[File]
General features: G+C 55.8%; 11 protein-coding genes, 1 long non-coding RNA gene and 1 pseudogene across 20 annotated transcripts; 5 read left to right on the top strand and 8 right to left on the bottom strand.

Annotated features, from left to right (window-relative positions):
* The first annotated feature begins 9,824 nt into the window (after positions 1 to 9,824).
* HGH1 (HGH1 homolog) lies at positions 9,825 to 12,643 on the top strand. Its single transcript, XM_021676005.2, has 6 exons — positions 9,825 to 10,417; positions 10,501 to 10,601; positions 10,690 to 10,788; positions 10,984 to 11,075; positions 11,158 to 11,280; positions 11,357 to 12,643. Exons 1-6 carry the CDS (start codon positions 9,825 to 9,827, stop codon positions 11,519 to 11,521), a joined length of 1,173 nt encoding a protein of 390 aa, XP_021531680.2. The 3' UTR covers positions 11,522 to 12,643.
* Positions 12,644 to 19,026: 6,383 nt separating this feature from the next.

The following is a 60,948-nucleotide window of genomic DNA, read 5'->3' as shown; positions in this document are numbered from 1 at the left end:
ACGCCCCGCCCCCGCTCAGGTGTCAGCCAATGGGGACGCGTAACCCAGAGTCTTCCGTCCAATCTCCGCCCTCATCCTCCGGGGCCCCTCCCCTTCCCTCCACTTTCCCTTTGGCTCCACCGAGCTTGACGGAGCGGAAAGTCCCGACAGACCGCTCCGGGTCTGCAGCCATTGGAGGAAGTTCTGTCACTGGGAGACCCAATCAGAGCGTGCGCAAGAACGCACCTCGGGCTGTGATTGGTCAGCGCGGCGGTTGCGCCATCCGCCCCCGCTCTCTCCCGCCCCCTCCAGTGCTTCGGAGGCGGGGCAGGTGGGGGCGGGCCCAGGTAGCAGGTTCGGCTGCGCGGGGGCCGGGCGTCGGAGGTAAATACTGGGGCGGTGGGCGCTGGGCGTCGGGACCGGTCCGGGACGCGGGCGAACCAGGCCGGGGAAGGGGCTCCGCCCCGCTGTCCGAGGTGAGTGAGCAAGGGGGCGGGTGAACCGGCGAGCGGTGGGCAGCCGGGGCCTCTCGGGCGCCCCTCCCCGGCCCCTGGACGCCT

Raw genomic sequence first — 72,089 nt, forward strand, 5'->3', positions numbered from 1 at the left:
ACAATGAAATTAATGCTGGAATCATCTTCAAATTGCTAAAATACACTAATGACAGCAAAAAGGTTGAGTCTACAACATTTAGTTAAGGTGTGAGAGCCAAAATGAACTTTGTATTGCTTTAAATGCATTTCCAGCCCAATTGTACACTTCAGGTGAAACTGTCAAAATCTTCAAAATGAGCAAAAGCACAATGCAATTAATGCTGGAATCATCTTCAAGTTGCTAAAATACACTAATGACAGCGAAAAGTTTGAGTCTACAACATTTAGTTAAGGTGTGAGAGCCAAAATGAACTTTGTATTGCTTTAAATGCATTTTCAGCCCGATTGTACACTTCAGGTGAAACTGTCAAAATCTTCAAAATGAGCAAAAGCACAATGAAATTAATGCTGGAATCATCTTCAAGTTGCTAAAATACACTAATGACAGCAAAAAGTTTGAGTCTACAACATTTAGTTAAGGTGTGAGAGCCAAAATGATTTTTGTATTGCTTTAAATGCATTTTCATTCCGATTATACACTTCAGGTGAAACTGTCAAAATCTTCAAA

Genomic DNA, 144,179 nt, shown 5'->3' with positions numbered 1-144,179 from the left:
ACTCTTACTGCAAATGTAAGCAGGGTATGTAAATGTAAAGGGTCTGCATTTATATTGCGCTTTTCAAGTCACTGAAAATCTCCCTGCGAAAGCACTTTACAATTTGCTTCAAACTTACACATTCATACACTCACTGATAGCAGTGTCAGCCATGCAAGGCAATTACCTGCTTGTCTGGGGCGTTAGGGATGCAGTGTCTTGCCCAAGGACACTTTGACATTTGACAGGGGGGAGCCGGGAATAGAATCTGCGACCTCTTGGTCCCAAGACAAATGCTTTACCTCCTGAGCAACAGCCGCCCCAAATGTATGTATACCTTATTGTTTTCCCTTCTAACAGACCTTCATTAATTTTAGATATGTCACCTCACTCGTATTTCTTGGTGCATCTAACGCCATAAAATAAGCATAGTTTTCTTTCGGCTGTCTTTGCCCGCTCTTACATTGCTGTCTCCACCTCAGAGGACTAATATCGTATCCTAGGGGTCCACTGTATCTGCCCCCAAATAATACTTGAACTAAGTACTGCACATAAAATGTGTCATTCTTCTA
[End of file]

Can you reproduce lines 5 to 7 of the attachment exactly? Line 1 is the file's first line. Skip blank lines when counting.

* Positions 12,644 to 19,026: 6,383 nt separating this feature from the next.

The following is a 60,948-nucleotide window of genomic DNA, read 5'->3' as shown; positions in this document are numbered from 1 at the left end:
ACGCCCCGCCCCCGCTCAGGTGTCAGCCAATGGGGACGCGTAACCCAGAGTCTTCCGTCCAATCTCCGCCCTCATCCTCCGGGGCCCCTCCCCTTCCCTCCACTTTCCCTTTGGCTCCACCGAGCTTGACGGAGCGGAAAGTCCCGACAGACCGCTCCGGGTCTGCAGCCATTGGAGGAAGTTCTGTCACTGGGAGACCCAATCAGAGCGTGCGCAAGAACGCACCTCGGGCTGTGATTGGTCAGCGCGGCGGTTGCGCCATCCGCCCCCGCTCTCTCCCGCCCCCTCCAGTGCTTCGGAGGCGGGGCAGGTGGGGGCGGGCCCAGGTAGCAGGTTCGGCTGCGCGGGGGCCGGGCGTCGGAGGTAAATACTGGGGCGGTGGGCGCTGGGCGTCGGGACCGGTCCGGGACGCGGGCGAACCAGGCCGGGGAAGGGGCTCCGCCCCGCTGTCCGAGGTGAGTGAGCAAGGGGGCGGGTGAACCGGCGAGCGGTGGGCAGCCGGGGCCTCTCGGGCGCCCCTCCCCGGCCCCTGGACGCCT